NHS staff are professionals, not supernatural entities, says Nathan O’Hagan. They have the right to strike. But we also have the right to ask if our health services could be run more efficiently

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As millions stepped out of their homes to applaud the efforts of healthcare workers at the height of the pandemic, few would have envisaged that barely a year later it would be those same healthcare workers that were stepping out in the run-up to Christmas to join the biggest nurses’ strike in the history of the NHS.

But here we are. Having endured more than a decade’s worth of real-terms pay cuts – estimated at 6% by the Royal College of Nursing estimates – and witnessed more than 40,000 of their colleagues leaving the service in the last year alone, nurses have finally voted with their feet.

This action has been a long time coming and the final straw has been the pandemic, when years of under-staffing and funding truly came home to roost as an already-stretched service was stretched to breaking point.

During those first of waves of COVID, many medical staff shared images online of the physical damage done to their faces by the visors and goggles they had to wear, but these images tell only part of the story. Psychological impacts run deeper. Many have chosen to take earlier-than-planned retirement as a result, which will only have added to an already critical issue of under-staffing.

As working conditions have been through a phased return to normal, staff have realised that they were emerging from the pandemic with little more than a new badge by way of thanks.

At the end of last year, they even had to endure the sight of Matt Hancock, former Health and Social Care Secretary, attempting to jungle-wash his public image on reality TV. He earned a reported £400,000 – that’s £400k into the pocket of the man on whose watch so many died of the virus.

While it’s not hard to see why these factors will have pushed nurses to take the decision to strike, those taking part in strike action do so with heavy hearts and great inner conflict. At a time like this, they need the support of the public more than ever. Meaningful support that extends far beyond the performative banging of pots and pans on doorsteps.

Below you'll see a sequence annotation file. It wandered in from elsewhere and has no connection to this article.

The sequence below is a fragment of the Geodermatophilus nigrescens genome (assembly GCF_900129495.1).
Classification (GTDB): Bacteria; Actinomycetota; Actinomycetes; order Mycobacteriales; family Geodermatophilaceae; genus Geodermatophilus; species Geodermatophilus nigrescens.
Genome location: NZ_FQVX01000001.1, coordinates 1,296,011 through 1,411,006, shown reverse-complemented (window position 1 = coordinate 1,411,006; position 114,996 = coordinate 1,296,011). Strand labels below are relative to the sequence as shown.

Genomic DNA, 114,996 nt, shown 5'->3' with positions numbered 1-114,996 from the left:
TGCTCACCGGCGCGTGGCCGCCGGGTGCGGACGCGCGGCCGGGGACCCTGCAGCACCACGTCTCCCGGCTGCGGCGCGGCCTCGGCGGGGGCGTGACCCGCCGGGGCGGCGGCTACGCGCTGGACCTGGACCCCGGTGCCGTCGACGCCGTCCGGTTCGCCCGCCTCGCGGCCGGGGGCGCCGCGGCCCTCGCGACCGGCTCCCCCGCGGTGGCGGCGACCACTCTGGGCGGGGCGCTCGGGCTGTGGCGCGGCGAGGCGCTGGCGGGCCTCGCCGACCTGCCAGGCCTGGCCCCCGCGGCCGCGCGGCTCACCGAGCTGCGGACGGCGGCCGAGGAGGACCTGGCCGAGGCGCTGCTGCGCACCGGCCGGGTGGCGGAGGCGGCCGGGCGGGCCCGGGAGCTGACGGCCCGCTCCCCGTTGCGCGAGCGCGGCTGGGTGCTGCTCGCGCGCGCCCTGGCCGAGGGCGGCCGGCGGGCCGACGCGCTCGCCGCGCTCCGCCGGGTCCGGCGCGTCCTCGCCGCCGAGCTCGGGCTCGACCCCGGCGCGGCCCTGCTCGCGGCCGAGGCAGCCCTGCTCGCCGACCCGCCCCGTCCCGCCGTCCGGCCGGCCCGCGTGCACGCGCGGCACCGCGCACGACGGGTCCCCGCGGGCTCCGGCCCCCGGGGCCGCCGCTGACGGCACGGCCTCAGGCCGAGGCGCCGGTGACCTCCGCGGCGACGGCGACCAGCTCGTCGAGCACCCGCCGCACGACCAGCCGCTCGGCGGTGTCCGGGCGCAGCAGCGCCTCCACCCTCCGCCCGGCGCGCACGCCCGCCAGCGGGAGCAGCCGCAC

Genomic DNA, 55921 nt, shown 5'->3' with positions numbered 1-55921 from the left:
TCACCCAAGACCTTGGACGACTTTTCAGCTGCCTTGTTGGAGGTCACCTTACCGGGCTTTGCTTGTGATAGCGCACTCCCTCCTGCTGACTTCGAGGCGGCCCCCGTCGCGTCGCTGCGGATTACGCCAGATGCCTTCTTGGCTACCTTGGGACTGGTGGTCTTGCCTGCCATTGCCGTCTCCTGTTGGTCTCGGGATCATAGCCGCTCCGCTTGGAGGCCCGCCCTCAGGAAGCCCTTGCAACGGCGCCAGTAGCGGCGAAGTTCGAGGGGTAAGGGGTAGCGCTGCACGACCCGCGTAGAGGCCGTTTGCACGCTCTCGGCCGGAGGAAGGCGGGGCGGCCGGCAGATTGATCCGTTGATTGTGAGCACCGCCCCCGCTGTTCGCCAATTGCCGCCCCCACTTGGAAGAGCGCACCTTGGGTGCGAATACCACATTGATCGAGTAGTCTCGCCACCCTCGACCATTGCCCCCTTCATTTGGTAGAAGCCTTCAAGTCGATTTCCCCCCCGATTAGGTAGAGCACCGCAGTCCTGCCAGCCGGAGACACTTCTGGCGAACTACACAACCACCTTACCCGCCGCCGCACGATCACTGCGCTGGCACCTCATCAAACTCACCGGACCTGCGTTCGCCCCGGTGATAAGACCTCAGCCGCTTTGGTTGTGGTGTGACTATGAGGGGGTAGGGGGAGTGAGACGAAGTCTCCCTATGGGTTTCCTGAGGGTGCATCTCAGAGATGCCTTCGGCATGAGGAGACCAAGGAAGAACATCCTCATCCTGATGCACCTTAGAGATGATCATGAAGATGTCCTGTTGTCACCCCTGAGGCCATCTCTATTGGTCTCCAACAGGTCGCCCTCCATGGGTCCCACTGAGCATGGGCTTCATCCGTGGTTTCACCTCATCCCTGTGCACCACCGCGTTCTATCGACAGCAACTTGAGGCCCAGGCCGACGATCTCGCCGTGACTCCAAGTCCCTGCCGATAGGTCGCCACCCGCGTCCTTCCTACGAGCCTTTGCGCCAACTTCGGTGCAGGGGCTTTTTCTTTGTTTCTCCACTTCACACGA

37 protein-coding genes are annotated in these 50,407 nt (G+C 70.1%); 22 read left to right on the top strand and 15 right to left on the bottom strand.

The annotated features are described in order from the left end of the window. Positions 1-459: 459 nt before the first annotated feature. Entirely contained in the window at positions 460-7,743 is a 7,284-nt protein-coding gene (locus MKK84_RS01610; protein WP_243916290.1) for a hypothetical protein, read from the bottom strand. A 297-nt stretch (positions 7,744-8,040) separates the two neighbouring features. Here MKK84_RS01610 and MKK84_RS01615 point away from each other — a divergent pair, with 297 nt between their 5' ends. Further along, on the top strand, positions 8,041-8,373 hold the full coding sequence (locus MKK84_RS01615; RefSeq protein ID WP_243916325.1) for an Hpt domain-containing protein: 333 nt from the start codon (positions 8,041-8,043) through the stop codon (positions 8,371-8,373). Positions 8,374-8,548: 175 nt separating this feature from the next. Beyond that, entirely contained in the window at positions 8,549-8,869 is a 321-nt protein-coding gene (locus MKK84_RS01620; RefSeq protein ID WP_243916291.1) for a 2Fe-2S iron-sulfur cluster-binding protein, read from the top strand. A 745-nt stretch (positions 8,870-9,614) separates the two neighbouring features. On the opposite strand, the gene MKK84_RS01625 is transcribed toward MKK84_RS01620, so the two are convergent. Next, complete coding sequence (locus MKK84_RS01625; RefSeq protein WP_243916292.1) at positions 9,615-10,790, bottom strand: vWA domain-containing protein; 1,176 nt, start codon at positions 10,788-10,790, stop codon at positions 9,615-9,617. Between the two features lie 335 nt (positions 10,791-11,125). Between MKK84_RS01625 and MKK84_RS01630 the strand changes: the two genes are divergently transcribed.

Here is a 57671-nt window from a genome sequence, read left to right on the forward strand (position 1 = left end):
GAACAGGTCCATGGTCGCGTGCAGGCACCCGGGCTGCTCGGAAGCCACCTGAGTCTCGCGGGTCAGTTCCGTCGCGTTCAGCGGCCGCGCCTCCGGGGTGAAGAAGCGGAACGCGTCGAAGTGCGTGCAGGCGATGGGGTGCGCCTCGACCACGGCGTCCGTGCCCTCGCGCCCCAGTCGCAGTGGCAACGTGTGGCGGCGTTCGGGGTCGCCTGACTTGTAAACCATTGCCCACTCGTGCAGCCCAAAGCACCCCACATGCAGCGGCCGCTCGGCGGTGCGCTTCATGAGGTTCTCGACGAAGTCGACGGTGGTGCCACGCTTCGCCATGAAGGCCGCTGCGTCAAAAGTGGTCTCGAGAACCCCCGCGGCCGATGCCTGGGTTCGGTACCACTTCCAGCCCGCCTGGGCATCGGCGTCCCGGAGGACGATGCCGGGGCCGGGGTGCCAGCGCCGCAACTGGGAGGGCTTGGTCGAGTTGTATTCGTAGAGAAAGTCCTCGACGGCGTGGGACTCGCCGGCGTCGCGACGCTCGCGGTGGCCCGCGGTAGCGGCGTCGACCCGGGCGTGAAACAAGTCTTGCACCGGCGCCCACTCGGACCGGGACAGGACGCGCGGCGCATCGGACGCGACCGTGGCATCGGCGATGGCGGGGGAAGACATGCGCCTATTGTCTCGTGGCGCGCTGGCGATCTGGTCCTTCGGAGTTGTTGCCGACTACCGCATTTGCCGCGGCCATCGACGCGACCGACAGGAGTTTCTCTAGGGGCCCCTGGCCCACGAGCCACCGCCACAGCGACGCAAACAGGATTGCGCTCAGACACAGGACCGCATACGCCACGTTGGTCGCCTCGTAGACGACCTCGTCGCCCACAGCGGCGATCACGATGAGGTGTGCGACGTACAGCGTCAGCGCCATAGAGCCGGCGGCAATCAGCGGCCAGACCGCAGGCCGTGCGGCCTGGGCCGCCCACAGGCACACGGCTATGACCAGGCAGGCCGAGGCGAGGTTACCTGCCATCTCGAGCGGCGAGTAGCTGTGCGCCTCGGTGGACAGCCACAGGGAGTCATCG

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For this to happen, we need to dispense once and for all with the lazy notion of NHS ‘angels’.

We can recognise the invaluable work nurses and their colleagues do without resorting to such sentimentalised terminology. Not every single NHS worker floats ethereally around the ward, bathed in a holy glow with a halo over their heads. They possess the same spectrum of personalities as any other profession.

These are hard-working and dedicated practitioners, who have studied incredibly hard to achieve their qualifications in the first place, and have to graft hard, and continue to learn, in order to maintain and revalidate it.

Traditionally, nursing has long been a profession where people, largely women, from working-class backgrounds can earn a decent living and, while that is now clearly under threat, in many cases this, as much as a sense of vocation, is what has attracted people to the role. But whatever their initial motivation, when in the role they are, in my experience, almost entirely consummate and accomplished professionals at the very least.

Terms like ‘angels’, if anything, are condescending and actually downplay the level of skill and knowledge that is required for a career in modern healthcare. They are not all alike, they do not speak with one voice, and invoking this kind of celestial nomenclature is reductive, and does nothing to help them.

It also feeds into the false narrative that nursing staff should somehow be denied the right to the kind of industrial action that is afforded to other professions; the idea that, because the job is a caring one, nurses should never down tools whatever their circumstances.